Do you think the ferocity of Cam Robinson is something to consider or be worried about? It's probably a warped perspective because I'm watching SO MANY Jaguars games per week, back to back. But he is always in the middle of a scuffle. Is that a common problem amongst young linemen? I love the fight in somebody, but if it's a problem then it's a problem.
Left tackle Cam Robinson indeed is often one of the first Jaguars players to get involved if a teammate is involved in a skirmish with an opponent. My impression is this is more about Robinson's willingness to defend a teammate than it is a problem with Robinson being overly "ferocious." Besides, Robinson had no unsportsmanlike-conduct or unnecessary roughness penalties last season. He doesn't seem to hurt the team in that regard.
David from Severna Park, MD
If memory serves the Jaguars have been in "salary cap hell" twice. Both times Tom Coughlin was in charge – regardless of who held the title of general manager. In your opinion has General Manager Dave Caldwell learned from the mistakes of Coughlin – or can we expect periodic salary cap hell situations going forward?
The "salary cap hells" to which you refer were different beasts. The first came in the wake of a long, successful run in the late 1990s; it stemmed from restructuring multiple veteran contracts, pursuing too many aging veterans at too high a price and therefore pushing the cap to the point that they had to put players such as left tackle Tony Boselli in the expansion draft to get the cap to the point of fielding a 53-man roster. That was cap hell to the -nth degree. The recent "cap hell" was manageable by comparison, with the Jaguars pretty much able to get the cap in order with one swath of moves such as trading defensive end Calais Campbell and cornerback A.J. Bouye this offseason. The latest cap issues were less "cap hell" and more a matter of the team signing some free agents in recent seasons knowing full well those veterans would have to be released before the end of their contracts. Many teams – particularly those who are active in free agency – will get close to some version of the Jaguars' recent cap situation. Few teams have faced the crisis they faced in the early 2000s.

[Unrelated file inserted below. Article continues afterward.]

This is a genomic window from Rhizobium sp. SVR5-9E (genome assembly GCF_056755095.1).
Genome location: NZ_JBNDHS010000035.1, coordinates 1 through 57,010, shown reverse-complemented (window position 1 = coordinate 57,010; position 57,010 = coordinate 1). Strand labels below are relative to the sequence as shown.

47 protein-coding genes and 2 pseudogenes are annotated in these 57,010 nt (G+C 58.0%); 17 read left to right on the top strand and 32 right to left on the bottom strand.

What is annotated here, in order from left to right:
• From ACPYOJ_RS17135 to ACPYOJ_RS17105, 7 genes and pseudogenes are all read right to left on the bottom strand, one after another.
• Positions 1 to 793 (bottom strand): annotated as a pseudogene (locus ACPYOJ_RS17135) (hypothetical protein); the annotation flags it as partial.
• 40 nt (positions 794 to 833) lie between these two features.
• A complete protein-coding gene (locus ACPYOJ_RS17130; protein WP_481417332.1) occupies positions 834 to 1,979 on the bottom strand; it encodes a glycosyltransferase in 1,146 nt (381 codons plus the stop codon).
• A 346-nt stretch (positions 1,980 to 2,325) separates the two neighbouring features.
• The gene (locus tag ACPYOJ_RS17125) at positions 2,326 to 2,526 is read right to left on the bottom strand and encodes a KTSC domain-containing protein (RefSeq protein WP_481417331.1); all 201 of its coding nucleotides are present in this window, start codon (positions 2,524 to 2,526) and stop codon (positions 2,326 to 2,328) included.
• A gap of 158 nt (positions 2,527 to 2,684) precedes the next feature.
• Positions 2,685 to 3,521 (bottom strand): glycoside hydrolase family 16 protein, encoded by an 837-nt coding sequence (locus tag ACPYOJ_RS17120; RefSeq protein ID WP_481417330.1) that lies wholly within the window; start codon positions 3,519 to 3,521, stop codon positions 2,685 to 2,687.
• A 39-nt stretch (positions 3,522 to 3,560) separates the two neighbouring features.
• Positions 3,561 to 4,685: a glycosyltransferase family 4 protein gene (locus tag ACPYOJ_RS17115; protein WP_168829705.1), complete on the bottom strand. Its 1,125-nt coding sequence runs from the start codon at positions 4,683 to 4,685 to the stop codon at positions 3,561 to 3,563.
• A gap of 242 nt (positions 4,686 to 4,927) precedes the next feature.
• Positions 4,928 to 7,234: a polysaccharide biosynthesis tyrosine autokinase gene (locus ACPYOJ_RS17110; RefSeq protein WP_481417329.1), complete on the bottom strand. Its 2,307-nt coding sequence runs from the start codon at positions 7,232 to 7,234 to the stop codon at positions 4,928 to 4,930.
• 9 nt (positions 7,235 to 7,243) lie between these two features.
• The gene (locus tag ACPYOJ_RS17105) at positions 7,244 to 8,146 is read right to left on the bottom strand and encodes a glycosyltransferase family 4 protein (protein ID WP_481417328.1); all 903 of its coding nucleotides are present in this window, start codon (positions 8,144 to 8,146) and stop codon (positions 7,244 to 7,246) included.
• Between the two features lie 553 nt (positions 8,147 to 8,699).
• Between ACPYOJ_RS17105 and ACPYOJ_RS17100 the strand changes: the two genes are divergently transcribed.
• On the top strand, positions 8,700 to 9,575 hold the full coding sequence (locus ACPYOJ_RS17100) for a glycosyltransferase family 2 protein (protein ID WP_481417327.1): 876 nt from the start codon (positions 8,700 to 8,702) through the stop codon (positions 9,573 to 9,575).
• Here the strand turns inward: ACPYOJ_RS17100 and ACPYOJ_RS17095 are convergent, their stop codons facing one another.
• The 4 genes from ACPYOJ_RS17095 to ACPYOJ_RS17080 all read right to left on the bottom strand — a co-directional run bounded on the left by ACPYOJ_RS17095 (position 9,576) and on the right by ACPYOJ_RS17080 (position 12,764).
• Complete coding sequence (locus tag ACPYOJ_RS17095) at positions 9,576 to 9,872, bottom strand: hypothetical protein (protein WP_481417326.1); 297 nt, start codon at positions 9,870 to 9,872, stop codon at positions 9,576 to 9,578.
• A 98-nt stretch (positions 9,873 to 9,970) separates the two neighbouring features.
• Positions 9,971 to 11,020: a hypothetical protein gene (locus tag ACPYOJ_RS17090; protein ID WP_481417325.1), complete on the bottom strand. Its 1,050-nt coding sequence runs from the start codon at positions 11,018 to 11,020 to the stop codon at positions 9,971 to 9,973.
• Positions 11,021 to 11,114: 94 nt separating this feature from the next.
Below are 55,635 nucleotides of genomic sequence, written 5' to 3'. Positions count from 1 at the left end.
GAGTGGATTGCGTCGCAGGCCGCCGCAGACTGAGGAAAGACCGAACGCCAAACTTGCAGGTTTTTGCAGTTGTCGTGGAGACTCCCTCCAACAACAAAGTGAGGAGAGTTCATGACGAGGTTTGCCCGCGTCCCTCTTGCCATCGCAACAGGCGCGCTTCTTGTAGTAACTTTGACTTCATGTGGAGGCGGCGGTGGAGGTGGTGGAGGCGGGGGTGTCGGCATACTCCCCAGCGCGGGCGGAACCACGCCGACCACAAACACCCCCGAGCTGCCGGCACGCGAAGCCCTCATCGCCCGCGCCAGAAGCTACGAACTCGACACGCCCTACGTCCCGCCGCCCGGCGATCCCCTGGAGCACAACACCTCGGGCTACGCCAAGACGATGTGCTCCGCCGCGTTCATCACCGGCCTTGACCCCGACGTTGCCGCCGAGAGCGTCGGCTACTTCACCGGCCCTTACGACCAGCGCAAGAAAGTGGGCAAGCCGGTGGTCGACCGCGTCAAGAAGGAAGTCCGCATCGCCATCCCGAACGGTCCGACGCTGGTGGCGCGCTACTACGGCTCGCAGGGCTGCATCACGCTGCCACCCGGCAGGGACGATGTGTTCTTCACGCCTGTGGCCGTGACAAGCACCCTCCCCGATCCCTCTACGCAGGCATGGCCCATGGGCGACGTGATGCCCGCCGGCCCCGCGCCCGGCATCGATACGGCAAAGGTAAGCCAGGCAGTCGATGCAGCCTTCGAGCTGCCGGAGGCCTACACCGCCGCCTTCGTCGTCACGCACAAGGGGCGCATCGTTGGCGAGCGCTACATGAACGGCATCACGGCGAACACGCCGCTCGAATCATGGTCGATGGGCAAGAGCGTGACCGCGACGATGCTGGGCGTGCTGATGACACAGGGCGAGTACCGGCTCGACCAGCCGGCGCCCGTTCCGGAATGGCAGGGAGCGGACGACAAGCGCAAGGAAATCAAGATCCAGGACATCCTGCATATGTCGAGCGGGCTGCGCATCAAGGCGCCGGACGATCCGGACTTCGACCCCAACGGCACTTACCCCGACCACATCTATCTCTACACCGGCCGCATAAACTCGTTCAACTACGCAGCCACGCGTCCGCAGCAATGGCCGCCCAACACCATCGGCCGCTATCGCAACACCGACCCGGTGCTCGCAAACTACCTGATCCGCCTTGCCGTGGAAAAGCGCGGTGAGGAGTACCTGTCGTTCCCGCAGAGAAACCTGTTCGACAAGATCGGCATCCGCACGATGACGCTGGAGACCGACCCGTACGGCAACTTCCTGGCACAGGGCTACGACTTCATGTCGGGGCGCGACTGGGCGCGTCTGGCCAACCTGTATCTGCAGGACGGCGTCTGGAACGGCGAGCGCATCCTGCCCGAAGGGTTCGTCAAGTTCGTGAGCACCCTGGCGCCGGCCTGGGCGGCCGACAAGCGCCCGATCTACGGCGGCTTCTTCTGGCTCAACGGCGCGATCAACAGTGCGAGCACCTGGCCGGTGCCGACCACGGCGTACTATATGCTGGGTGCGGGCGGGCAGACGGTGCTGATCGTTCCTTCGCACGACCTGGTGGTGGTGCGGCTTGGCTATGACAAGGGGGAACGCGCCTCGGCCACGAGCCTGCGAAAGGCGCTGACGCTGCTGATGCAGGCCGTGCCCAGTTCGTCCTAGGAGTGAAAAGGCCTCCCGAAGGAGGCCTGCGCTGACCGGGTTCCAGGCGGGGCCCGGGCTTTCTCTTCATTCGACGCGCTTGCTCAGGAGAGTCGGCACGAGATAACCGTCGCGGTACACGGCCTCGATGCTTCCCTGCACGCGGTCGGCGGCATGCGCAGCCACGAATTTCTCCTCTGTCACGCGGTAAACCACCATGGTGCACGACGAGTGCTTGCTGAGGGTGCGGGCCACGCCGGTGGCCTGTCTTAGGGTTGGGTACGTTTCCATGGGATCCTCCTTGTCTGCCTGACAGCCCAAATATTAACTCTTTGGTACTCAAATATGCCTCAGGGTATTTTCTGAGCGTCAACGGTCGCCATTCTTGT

John from Jacksonville
On the whole kneeling thing. I taught in the public school system and students didn't have to stand for the Pledge of Allegiance if they didn't want to. They especially didn't have to recite the "under god" part. Perhaps we should all keep this in mind when we criticize NFL players for kneeling during the anthem. After all, we taught it to them.
Me from Jacksonville
You have covered two of the best wide receiver duos up close and personal. If you had to choose between Jimmy Smith/Keenan McCardell and Marvin Harrison/Reggie Wayne, who would you take assuming they would have the same quarterback?